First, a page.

The shares will be priced between $17 (£10.49) and $20 (£12.34), according to amended documents filed with the American stock exchange.
The social networking site will offer 80,500,000 shares, which is just less than one-fifth of the company’s total outstanding shares before options.
It means the company, which trades under the name TWTR, values itself at as much as $10.9bn (£6.3bn).
The microblogging site announced its intention to float in a tweet last month.
Twitter currently has 200m active users, who send more than 500m tweets a day.
Twitter filed paperwork for the initial public offering (IPO) last month, with experts valuing the site at between $10bn and $15bn (£6.3bn to £9.5bn), with most bets around the $11bn (£6.9bn) mark.
The initial public offering sparked discussion on Wall Street. Social networking site Facebook which floated in May last year for $104bn £66.2bn).
However, the company experienced an initial slump in shares amid concerns over how it could boost revenue from the growing number of mobile users.
Twitter, founded in 2006, has grown to become one of the largest and most powerful social media platforms in the world.
The San Francisco-based site is used as a tool by celebrities, journalists and millions around the globe who publish 140-character messages in real-time to reach fans bypassing traditional media outlets, with some becoming as popular for online tweets as they are for TV and movie appearances.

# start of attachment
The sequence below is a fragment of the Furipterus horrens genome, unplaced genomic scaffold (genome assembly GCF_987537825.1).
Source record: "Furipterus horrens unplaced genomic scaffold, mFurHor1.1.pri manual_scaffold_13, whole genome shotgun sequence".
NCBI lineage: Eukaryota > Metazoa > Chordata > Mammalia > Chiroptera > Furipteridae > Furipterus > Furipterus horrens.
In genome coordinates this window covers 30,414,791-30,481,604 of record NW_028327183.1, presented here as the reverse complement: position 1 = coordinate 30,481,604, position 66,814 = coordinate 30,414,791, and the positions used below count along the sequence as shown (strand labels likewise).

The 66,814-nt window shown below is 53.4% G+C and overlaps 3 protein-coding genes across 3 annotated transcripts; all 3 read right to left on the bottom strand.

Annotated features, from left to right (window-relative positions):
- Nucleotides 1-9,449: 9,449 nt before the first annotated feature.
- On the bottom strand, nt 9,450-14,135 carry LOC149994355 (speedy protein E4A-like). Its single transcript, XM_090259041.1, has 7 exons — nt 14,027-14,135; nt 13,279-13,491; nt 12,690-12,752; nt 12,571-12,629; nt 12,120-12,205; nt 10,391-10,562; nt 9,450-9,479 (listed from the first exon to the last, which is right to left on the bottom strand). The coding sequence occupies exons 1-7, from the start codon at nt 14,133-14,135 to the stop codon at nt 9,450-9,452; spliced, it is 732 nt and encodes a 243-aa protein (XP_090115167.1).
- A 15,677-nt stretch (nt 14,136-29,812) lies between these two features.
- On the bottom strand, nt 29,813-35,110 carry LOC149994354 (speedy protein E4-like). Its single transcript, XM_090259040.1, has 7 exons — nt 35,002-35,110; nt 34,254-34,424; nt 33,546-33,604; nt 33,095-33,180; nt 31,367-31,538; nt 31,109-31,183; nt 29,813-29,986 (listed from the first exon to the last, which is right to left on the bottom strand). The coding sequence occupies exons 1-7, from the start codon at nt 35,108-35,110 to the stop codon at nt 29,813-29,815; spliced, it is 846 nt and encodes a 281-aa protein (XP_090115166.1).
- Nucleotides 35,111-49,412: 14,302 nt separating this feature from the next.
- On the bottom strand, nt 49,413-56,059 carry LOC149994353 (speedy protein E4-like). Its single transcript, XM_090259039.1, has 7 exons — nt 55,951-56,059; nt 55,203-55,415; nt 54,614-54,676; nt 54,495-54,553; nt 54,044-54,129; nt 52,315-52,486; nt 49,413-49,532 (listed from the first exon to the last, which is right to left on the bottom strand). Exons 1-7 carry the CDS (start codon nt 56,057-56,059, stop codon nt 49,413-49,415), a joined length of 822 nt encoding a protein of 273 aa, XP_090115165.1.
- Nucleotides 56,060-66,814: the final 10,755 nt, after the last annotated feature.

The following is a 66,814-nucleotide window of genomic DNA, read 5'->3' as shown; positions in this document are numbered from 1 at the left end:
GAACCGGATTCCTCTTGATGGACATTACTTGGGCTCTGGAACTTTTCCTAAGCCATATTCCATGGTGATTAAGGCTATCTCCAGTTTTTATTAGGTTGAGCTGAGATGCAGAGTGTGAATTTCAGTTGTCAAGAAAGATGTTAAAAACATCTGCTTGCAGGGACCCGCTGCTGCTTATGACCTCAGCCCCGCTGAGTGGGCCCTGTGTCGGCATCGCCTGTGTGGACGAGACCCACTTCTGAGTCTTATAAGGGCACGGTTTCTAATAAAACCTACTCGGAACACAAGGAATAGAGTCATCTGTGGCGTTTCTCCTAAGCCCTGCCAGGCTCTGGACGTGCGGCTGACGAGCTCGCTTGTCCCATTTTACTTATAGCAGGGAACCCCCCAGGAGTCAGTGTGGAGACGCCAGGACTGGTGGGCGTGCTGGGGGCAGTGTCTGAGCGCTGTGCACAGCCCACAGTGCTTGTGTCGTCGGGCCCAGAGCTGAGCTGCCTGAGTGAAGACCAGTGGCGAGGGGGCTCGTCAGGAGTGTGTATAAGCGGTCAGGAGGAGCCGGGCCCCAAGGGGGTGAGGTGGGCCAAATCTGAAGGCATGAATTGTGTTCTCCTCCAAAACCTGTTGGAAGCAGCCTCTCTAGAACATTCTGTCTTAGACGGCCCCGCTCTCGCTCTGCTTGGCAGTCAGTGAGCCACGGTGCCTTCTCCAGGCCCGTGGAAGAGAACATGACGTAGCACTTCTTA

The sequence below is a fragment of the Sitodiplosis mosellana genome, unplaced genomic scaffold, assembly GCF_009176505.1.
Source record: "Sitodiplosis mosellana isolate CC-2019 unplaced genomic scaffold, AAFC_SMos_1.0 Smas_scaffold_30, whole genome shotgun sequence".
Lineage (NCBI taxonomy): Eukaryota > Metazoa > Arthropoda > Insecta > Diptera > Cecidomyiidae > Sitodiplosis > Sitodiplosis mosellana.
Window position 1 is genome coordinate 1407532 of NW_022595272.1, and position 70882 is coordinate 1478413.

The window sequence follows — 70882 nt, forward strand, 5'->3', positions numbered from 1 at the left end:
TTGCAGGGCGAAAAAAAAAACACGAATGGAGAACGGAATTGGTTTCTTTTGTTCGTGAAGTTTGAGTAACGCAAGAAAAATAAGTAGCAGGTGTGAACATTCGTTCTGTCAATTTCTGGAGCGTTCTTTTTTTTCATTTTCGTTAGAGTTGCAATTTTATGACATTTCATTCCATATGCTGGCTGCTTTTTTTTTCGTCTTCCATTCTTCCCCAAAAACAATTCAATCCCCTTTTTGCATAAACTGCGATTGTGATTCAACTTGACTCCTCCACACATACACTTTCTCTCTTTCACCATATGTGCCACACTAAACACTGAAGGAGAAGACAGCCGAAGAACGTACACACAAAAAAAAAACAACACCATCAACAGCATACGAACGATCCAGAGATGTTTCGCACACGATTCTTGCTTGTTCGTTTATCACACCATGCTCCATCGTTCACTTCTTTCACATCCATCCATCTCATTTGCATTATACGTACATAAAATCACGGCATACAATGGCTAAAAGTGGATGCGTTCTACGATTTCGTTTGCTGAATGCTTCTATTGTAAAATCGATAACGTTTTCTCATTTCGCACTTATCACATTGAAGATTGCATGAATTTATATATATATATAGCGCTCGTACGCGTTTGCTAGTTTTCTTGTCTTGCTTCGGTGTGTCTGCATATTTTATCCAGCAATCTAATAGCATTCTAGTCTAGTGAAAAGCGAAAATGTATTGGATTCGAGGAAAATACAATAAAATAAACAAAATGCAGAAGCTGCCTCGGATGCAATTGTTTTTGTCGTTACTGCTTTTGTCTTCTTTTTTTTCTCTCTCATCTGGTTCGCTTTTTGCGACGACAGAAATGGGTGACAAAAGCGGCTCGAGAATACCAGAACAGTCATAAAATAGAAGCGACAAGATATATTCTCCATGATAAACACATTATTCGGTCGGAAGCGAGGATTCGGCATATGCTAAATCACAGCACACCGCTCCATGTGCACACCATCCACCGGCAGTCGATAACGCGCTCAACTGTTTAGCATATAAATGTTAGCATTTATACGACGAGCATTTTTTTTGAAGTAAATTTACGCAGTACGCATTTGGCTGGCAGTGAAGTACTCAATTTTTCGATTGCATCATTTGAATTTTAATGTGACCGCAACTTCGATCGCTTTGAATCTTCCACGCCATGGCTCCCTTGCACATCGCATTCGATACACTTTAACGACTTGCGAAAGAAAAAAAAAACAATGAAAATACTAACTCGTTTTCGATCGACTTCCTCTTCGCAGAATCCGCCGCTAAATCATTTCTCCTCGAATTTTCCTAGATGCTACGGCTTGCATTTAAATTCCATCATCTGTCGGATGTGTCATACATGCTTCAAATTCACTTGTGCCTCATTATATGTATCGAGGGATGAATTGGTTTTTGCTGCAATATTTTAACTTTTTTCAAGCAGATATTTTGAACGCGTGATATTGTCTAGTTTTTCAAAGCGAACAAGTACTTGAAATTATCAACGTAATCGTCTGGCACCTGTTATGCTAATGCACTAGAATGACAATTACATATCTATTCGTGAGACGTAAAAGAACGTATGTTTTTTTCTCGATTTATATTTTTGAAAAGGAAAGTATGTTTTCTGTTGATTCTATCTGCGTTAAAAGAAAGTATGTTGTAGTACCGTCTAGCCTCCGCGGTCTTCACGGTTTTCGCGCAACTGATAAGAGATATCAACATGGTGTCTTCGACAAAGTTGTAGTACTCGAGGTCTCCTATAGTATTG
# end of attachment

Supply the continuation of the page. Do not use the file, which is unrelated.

It has 200m users worldwide – including 10m active users in the UK – who post around 400m tweets a day.
The company is believed to be on track to post $583m (£368m) in revenues this year and $1bn (£630m) next year.
The United Kingdom is Twitter’s biggest market outside America, with $43m (£27m) in revenues in the nine months to the end of September, which made up 40 per cent of its overseas turnover.
Prominent Yorkshire Twitter users include former Yorkshire and England cricketer Michael Vaughan, tourism chief Gary Verity, Leeds City Council chief executive Tom Riordan, and senior Labour politicians Ed Balls and John Prescott. The Yorkshire Post itself is popular on twitter @yorkshirepost and @gregwright.YP